Jaivana

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The Jaivana (Hindi: जयवाण) cannon is a large ancient weapon.

Rajasthan-Jaipur-Jaigarh-Fort-Jaivana-cannon-Apr-2004-00.JPG

History[edit]

It was cast in 1720, by Jai Singh II of Jaipur the administrator of Jaigarh Fort during the reign of the Mughal Emperor Muhammad Shah. The formidable strength of its builder, the scientifically inclined warrior Sawai Jai Singh II, lay in the large number of artillery and copious supply of munitions which he maintained. Four elephants were used to swivel it around on its axis.[citation needed]

The cannon from the rear

Now it's located at the Jaigarh Fort, Jaipur (India) at (26°58′48.03″N 75°50′37.29″E / 26.9800083°N 75.8436917°E / 26.9800083; 75.8436917).

Technical data[edit]

The length of the barrel of the cannon is 6.15 m (20.2 ft) and it weighs 50 tons. The circumference near the tip of the barrel is 2.2 m (7.2 ft) and that of the rear is 2.8 m (9.2 ft). The diameter of the bore of the barrel is 28 cm (11 in) and the thickness of the barrel at the tip is 21.6 cm (8.5 in). The thickness gradually increases as one moves towards the rear of the barrel. The two thick rings on the barrel were used for lifting it with the help of a crane which, though incomplete, is still lying in Jaigarh. A 776-millimetre-long (30.6 in) elevating screw was used for raising and lowering the barrel.

The barrel has floral design. An elephant rests on the tip of the barrel and a pair of peacocks are carved in the center. A pair of ducks also decorates the rear of the barrel.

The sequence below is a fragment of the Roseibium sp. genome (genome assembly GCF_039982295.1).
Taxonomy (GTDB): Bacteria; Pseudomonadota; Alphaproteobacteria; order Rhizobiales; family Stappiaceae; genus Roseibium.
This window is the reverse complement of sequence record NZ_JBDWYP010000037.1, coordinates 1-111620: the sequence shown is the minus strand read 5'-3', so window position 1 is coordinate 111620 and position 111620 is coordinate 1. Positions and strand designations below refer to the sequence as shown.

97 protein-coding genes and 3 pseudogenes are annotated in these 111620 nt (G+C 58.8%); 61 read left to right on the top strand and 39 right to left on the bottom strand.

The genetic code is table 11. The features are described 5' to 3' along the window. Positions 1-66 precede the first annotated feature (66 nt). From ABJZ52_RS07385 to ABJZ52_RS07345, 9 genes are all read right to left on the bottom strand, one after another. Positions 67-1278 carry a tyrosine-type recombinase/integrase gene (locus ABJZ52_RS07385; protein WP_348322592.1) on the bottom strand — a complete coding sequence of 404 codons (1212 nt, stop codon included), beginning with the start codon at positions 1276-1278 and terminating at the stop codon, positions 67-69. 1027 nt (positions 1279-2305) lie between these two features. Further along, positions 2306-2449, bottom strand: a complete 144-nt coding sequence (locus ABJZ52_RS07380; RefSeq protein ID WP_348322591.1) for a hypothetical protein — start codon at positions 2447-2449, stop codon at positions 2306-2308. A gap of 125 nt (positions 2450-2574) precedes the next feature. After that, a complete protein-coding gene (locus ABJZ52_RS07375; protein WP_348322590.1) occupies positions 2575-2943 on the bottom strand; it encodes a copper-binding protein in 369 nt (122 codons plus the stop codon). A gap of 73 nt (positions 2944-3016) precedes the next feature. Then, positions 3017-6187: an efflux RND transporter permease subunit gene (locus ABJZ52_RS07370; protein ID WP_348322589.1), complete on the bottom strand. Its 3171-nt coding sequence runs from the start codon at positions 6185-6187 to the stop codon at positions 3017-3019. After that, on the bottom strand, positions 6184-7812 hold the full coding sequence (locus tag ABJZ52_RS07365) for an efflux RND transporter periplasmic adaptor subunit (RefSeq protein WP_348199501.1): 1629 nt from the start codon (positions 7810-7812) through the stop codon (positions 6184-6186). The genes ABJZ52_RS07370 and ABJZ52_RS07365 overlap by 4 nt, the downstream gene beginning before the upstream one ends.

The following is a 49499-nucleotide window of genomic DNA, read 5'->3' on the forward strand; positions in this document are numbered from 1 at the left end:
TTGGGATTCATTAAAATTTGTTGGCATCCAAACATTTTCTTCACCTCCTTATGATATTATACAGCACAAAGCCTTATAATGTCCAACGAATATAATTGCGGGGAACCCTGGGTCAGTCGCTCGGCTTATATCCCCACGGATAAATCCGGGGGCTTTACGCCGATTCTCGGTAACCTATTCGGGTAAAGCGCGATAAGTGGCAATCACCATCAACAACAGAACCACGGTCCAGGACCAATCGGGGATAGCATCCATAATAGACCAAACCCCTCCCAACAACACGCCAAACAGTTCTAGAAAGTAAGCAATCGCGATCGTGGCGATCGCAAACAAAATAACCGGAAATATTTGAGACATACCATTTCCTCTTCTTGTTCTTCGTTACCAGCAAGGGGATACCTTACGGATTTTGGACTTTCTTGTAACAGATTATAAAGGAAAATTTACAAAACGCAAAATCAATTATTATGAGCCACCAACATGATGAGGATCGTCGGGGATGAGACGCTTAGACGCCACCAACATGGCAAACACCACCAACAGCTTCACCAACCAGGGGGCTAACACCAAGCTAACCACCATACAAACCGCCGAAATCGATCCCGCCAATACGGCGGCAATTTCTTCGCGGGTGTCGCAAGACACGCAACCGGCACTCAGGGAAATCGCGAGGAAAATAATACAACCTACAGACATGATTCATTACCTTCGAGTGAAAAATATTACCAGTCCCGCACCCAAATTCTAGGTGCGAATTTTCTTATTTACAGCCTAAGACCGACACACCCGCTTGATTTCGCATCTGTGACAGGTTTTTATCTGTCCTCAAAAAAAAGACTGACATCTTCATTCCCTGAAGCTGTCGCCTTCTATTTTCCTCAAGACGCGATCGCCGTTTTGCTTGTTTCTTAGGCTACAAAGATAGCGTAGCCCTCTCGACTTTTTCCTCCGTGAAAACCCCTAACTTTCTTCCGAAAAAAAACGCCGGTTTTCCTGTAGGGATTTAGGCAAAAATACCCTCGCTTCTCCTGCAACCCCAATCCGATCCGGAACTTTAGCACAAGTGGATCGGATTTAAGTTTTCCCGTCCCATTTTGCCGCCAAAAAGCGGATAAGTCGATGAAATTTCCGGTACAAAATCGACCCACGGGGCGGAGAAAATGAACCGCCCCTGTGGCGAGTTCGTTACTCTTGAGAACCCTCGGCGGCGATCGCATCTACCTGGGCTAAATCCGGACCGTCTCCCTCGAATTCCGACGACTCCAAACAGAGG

Jaivan rests on a high two-wheeled carriage. The wheels are 1.37 m (4.5 ft) in diameter. The carriage is equipped with two removable additional wheels for transport. The removable wheels are 2.74 m (9.0 ft) in diameter.

About 100 kg (220 lb) of gunpowder fired a shot ball weighing 50 kg (110 lb).

Myths of the Jaivana and its firing power[edit]

The uses and range of the cannon and cannonballs vary over different sources.

Some say the Jaivana Cannon was only fired once by the Jai Singh II, as a test-fire in 1720 and the then Mughal Emperor Muhammad Shah is known to have attended the event before ousting the Sayyid Brothers from power. The most exaggerated myth claims that the weapon had a range of 40 km (25 mi), other sources say it is 35, 22 and 11 km (6.8 mi), although the exact range could perhaps never be determined without adequate scientific computation. Most sources agree that it was fired in the direction of Chaksu.[who?] The impact is said by many[who?] to be powerful enough to have caused a depression where a pond can be seen today.

See also[edit]

References[edit]

R.S. Khangarot, P.S. Nathawat- Jaigarh the invincible fort of Amber(1990), Raj Kmar Parnami, RBSA Publishers, Jaipur